The portraits by Ivanovs aim towards harmony and optical illusion; they have been created based on photography. In “Contemplating Portraiture”, two different images (paused video stills) are put together to shape one portrait, leaving a visible connection line and some asymmetry in place. This is the first time Ivanovs has employed this double-image technique. Moreover, the spatial features of Art Station Dubulti determine the monumental dimensions of the paintings. It is the pictorial illusion that reveals something important about a person? Photorealism, pop art, and op-art are modern art phenomena that have influenced Ivanovs’ paintings, but classics are also essential (Rembrandt, for example). The doubling and asymmetry of the painted portraits resonate with the experiments of other contemporary painters. How can one tell anything particular about a person? Although the approaches are very different, the principle is to look for a new composition of portraiture. One can recall the portraits by Julian Schnabel on fragments of pottery and with a line instead of the eyes, or the comic-like stylizations by Alex Katz, the famous portraits by Chuck Close using the structure from photography as a conceptual painting unit, Michaël Borremans’ gothic moonlights, Glenn Brown’s multi-layered portraits (deemed 'schizophrenic' by the artist himself), or Marlene Dumas’ expressive watercolours. From the Latvian art scene – the eccentric four-eyed portraits by Juris Utāns, aging bohemians by Miķelis Fišers, the series of portraits from the ''new reality" by Jānis Mitrēvics, Kristians Brekte’s portraits of deceased John Does from police archives, and Ieva Jurjāne's painted portraits, conceptually manifested as “normal”.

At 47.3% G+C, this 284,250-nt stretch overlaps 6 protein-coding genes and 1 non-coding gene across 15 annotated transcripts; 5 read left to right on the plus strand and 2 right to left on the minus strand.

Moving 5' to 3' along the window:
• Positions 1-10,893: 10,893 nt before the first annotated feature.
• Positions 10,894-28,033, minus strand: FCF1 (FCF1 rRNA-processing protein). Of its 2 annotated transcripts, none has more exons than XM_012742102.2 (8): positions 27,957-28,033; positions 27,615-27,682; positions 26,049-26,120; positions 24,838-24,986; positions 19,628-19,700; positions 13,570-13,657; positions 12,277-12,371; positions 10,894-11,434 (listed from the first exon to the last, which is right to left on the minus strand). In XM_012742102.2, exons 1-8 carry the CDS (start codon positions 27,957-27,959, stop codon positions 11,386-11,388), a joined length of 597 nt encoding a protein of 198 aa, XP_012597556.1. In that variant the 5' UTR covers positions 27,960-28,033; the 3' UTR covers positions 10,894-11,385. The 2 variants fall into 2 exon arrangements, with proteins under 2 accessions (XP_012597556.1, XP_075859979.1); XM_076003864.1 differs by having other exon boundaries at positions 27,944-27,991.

The face as a shape revealed by light justifies the light and dark areas of Ivanovs’ paintings. This formalism by light is like a reliable boundary that the artist respects; his purpose is not to reach some psychological conclusion. However, Ivanovs does not exclude any subjective reading, which distinguishes him from the classic and much more placid photorealism. In the portraits based on photos, Ivanovs injects the light in a person's face with a certain symbolism. In “Contemplating Portraiture”, like in his other projects, the light symbolizes a secret. The secret of personality, of fascination, which the author first perceives intuitively, but then, during his long painting sessions, processes and formulates in a concrete facial expression. "Complexity and simplicity are not opposites. As clarity emerges, the number of means of expression increases rather than decreases. The portrait is the central question of my painting and, as such, the most difficult to answer. There is a "flame" in a person, and I am its observer. In this exhibition, I set the portrait in motion, by using two images,” says Ivanovs.